The U17 Premiere Soccer team from Seacoast United won the US Club Soccer National Tournament in Aurora, Colorado in late July under the direction of coach Paul Cameron. 

The team defeated CFC United out of Connecticut with a score of 3-2 to win the championship.
The team is made up of boys from all over Maine, including Robert Inniss from Windham.

In the picture, from left to right, back row: Coach Martyn Keen, Tyler Richman, Greyson Cohen, Alex Frank, Michael Lydick, Jonata Mbongo, Noah Niles, Henry Coolidge, Chase Pierce, Peter Mayhorn, Robert Inniss and coach Paul Cameron.
From left to right front row: Matt Dostie, Garth Berenyi, Tyler Welch, Nick Buckley, Jake Lapierre, Ryan Firmin, Jackson Fotter and Sam Wilkinson.

Windham Babe Ruth ends season with big win - By Jim Beers

The Windham Babe Ruth baseball team, sponsored by Bob the Screenprinter, capped off a magical summer season by winning the Greater Portland Babe Ruth League Championship last week. In a league with 24 teams and 3 divisions, Windham played in the West division, with two other Windham teams, two teams from Gorham, two from Bonny Eagle and one from Westbrook. 

rita.theriault@raymondmaine.orgHeading into the final four playoffs as the No. 1 seed, from compiling a 15-2 regular season record,
Windham opened up the tournament by beating Scarborough 15-3. 

"Great hitting by everyone in that game, as well as phenomenal pitching by Chris (Naylor) and Bryce (Afthim)," said head coach Brett Turenne. 

That win propelled the boys into the league championship against Salvage BBQ of Portland. Evenly matched teams had the game scoreless until the top of the fifth inning when Portland managed to push a run across. Down 1-0 in the bottom of the seventh, Windham made good on their last chance as with 1 out and runners on 2nd and 3rd, Anthony West ripped a ball down the left field line, scoring both runners to win in walk-off fashion, giving Windham Bob the Screenprinter the title, 2-1. 

Naylor went the distance on the mound, giving up only one hit, while striking out 14 Portland batters. "That was one of the best games I've ever been involved in. Both teams played great defense and the pitching was outstanding. This team never gives up, just a great bunch of kids. I look forward to see them grow in Windham baseball," said Turenne. Windham went 6-0 in division play, and 17-2 overall. 

The team members are: Anthony West, Mark Winter, Max Lauzier, Kyle Herzig, Nick Kilgallon, Anthony Kilgallon, Andrew Wing, Chris Naylor, Bryce Afthim, Brady Afthim, Robbie Soucy, Grady Bilodeau and Nathan Plummer. The coaches are Brett Turenne and assistant coach Rick West.

Friday, August 5, 2016

A local excursion at Windham's Lowell Preserve - By Lorraine GLowczak

A change of pace and a little adventure always adds new vigor to our everyday lives. Although it is true that, for many, travel to foreign lands is what kicks renewal back into our souls, we often overlook and dismiss the beauty and charm that surround us. There is no end to the Maine adventure and many of those expeditions for daily rejuvenation can occur right here in the Windham/Raymond area.

One backyard adventure can be seized at the 308 acres of trails in Windham at the Roscoe and Elva Lowell Preserve, known simply as the Lowell Preserve. The preserve was purchased by the Windham Town Council as a recreation area in May of 1999. Located at the East Windham Fire Station on 47 Babbidge (Falmouth) Road, one can safely park their car and easily find the entrance to the preserve at the left of the fire building.

Entering the newly mulched trail entrance, the hiker will immediately find herself in a wooded paradise that contains a number of trail loops, ranging from .3 to 3.4 miles in length. This expansive sanctuary is open to every form of activity, accommodating individual preferences that include walking and hiking, mountain biking, ATVing, snowmobiling, horseback riding, cross country skiing and snowshoeing. The nature paths are also dog friendly so a morning hike with your fur buddy off leash is a great way to start the day.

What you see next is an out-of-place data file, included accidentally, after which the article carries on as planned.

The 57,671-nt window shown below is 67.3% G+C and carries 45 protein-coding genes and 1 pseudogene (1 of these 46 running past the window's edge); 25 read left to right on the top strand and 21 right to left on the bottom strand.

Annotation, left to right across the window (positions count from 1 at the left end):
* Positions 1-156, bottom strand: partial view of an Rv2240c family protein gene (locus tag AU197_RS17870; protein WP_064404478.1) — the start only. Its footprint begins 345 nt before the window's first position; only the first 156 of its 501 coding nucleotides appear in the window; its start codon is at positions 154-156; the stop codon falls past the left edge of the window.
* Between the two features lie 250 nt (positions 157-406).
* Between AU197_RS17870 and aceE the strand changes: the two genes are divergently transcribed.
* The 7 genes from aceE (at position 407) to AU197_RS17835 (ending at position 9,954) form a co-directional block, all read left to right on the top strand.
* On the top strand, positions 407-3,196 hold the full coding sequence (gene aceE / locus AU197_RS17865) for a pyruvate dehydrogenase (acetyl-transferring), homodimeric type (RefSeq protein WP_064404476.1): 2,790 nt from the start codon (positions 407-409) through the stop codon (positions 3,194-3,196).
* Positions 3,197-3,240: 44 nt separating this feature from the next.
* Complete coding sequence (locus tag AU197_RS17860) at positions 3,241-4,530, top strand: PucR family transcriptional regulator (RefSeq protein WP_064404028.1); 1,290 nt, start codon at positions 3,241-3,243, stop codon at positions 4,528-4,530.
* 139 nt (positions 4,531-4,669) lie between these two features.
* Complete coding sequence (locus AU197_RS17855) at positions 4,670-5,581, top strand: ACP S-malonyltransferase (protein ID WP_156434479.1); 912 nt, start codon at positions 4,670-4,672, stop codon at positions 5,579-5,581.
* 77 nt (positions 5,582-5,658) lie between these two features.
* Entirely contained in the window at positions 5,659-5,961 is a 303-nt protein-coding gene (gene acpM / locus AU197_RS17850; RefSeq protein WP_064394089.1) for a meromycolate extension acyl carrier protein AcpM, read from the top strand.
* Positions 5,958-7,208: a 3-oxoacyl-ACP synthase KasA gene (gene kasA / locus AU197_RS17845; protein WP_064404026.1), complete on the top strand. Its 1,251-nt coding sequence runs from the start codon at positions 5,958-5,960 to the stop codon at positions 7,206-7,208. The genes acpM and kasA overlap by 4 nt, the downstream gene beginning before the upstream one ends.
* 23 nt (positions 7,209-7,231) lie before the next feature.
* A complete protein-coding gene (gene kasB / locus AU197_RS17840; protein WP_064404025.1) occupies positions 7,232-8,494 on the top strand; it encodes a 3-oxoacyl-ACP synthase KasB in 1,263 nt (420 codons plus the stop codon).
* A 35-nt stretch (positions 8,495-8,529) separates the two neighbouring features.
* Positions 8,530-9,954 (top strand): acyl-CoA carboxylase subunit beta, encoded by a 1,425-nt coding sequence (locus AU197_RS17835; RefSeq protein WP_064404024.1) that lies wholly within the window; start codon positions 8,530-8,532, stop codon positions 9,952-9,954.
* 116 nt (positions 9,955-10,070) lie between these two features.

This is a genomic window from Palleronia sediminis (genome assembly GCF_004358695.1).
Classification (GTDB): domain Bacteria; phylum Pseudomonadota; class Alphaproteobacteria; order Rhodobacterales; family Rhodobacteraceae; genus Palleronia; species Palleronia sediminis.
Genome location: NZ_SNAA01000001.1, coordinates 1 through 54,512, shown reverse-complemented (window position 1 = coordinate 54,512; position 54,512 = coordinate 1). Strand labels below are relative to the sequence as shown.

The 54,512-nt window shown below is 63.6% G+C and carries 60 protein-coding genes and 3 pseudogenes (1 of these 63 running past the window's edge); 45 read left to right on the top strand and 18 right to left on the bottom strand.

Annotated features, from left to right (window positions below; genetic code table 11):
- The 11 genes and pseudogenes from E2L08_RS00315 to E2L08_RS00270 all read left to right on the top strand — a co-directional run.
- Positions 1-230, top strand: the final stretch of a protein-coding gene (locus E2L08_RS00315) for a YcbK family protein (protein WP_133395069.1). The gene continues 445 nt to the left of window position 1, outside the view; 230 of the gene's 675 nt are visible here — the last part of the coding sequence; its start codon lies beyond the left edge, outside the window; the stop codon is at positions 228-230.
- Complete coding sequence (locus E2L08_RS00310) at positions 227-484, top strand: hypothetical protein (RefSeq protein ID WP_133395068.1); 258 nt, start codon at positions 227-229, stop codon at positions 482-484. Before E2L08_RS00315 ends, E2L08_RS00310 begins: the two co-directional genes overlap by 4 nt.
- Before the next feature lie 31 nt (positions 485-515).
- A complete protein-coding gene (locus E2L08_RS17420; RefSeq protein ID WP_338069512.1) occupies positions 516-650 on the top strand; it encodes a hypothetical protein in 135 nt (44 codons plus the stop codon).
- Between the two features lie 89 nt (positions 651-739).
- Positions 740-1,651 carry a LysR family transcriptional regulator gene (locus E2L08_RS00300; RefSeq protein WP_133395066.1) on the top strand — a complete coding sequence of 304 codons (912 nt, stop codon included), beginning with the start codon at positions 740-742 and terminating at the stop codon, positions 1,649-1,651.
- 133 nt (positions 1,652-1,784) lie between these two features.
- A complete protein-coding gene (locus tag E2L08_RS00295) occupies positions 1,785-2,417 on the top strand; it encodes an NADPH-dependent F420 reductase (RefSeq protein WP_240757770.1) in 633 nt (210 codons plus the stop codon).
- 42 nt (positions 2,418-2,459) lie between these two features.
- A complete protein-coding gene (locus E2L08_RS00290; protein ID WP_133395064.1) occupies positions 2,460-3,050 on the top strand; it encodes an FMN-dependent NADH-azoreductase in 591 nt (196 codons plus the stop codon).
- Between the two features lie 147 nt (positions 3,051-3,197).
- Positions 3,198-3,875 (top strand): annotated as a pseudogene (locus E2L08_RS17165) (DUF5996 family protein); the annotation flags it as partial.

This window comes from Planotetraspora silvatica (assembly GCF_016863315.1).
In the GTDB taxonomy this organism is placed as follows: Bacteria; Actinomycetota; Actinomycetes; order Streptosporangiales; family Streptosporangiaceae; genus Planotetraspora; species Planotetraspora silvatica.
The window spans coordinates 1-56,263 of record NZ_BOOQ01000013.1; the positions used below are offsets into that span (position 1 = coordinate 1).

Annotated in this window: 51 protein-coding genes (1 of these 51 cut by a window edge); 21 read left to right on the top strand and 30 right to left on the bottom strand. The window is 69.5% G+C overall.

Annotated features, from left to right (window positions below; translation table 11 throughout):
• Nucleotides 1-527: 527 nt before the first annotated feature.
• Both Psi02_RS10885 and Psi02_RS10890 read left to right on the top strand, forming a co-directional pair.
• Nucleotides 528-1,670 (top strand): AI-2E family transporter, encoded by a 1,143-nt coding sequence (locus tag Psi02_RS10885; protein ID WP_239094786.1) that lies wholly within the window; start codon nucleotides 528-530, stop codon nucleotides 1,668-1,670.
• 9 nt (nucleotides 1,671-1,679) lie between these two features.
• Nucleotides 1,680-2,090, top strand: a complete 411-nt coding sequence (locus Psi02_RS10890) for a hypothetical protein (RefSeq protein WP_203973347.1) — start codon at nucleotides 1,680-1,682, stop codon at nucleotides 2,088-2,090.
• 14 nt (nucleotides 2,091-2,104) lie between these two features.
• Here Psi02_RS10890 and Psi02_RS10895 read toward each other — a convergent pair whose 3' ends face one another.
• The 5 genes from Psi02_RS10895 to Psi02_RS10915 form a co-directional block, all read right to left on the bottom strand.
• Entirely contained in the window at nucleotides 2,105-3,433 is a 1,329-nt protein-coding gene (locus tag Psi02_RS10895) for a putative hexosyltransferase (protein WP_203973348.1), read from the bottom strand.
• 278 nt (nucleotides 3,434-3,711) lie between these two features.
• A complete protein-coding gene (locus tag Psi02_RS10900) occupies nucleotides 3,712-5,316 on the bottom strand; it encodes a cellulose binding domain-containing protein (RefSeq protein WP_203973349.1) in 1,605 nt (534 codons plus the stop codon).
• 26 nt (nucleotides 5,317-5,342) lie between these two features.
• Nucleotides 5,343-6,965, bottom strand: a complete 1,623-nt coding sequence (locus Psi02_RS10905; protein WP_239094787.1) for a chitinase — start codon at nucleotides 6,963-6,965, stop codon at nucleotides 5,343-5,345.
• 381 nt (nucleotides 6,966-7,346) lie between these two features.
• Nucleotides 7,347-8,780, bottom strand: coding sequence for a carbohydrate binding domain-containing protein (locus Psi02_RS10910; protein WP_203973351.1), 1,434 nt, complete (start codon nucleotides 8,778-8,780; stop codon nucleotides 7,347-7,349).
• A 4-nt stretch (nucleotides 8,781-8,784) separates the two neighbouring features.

The trails contain various surfaces that not only include a few wood-chipped paths but packed soil, large rocks, and exposed roots as well. You will also experience slow inclines from time to time and walk over bridges built out of thick logs or wood slatted crossings. A hiker will also meet up with large wet boulders to cross the beautiful McIntosh Brook. As a result, it is best to wear some good hiking shoes to safely enjoy your adventure. 
The assorted trails that meander through the preserve consist of three major loops that are marked by yellow, blue and green blazes. The Maine Trail Finder describes the loops in detail. “The yellow-blazed loop is called the Libby Hill Loop Trail and circumvents the boundary of the property, almost 3.5 miles. Most of the Libby Hill Loop Trail is for hiking, mountain bikes and ATV users. The blue trail-blazed trail is called the Virginia Trail and heads towards the center of the property, looping back after ending about half way into the property. The Virginia Trail is 1.7 miles in length. The green-blazed trail is called the Roscoe Loop Trail and is a 1.5 mile loop in the northern section of the property.” And as with most trail loops there are the connector paths that link up all the loops marked by orange and red blazes. For more detailed information, go to the Maine Trail Finder website:, or visit the Windham Parks and Recreation website for a trail map at:

The unknown author of a meaningful quote once said, “We live in a wonderful world that is full of beauty, charm, and adventure. There is no end to the adventures we can have if only we seek them with our eyes open.” So, let us seek out the adventures that are so abundantly around and available to us, the residents of this state and the towns surrounding the great lakes region. When you need that break from your daily routine to put a little renewed hop (and hope) into your life, you need not go far. Visit one of the local nature preserves, of which there are many. First stop? The Lowell Preserve in East Windham.

*It should be noted that during hunting season, the Lowell Preserve, as with many of the other surrounding wooded trails, are open to hunters. If you walk the preserve during hunting season, wearing an orange vest is advisable.